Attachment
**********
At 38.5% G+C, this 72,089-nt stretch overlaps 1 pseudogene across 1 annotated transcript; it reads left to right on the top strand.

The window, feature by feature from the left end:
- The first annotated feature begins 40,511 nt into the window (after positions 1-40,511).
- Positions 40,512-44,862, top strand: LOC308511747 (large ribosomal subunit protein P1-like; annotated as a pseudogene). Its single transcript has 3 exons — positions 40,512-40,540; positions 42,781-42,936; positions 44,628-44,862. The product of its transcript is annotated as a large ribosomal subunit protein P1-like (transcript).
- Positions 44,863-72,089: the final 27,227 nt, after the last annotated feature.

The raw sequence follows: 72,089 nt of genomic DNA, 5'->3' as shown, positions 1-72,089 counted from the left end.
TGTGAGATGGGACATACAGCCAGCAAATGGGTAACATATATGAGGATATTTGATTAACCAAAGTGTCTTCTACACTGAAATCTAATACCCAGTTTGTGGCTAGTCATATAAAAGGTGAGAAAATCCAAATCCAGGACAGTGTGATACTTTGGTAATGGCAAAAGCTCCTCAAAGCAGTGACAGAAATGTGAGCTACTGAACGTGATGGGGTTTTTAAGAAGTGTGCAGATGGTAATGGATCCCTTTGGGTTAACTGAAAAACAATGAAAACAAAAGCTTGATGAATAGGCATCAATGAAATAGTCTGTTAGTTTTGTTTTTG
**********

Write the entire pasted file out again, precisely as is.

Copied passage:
At 38.5% G+C, this 72,089-nt stretch overlaps 1 pseudogene across 1 annotated transcript; it reads left to right on the top strand.

The window, feature by feature from the left end:
- The first annotated feature begins 40,511 nt into the window (after positions 1-40,511).
- Positions 40,512-44,862, top strand: LOC308511747 (large ribosomal subunit protein P1-like; annotated as a pseudogene). Its single transcript has 3 exons — positions 40,512-40,540; positions 42,781-42,936; positions 44,628-44,862. The product of its transcript is annotated as a large ribosomal subunit protein P1-like (transcript).
- Positions 44,863-72,089: the final 27,227 nt, after the last annotated feature.

The raw sequence follows: 72,089 nt of genomic DNA, 5'->3' as shown, positions 1-72,089 counted from the left end.
TGTGAGATGGGACATACAGCCAGCAAATGGGTAACATATATGAGGATATTTGATTAACCAAAGTGTCTTCTACACTGAAATCTAATACCCAGTTTGTGGCTAGTCATATAAAAGGTGAGAAAATCCAAATCCAGGACAGTGTGATACTTTGGTAATGGCAAAAGCTCCTCAAAGCAGTGACAGAAATGTGAGCTACTGAACGTGATGGGGTTTTTAAGAAGTGTGCAGATGGTAATGGATCCCTTTGGGTTAACTGAAAAACAATGAAAACAAAAGCTTGATGAATAGGCATCAATGAAATAGTCTGTTAGTTTTGTTTTTG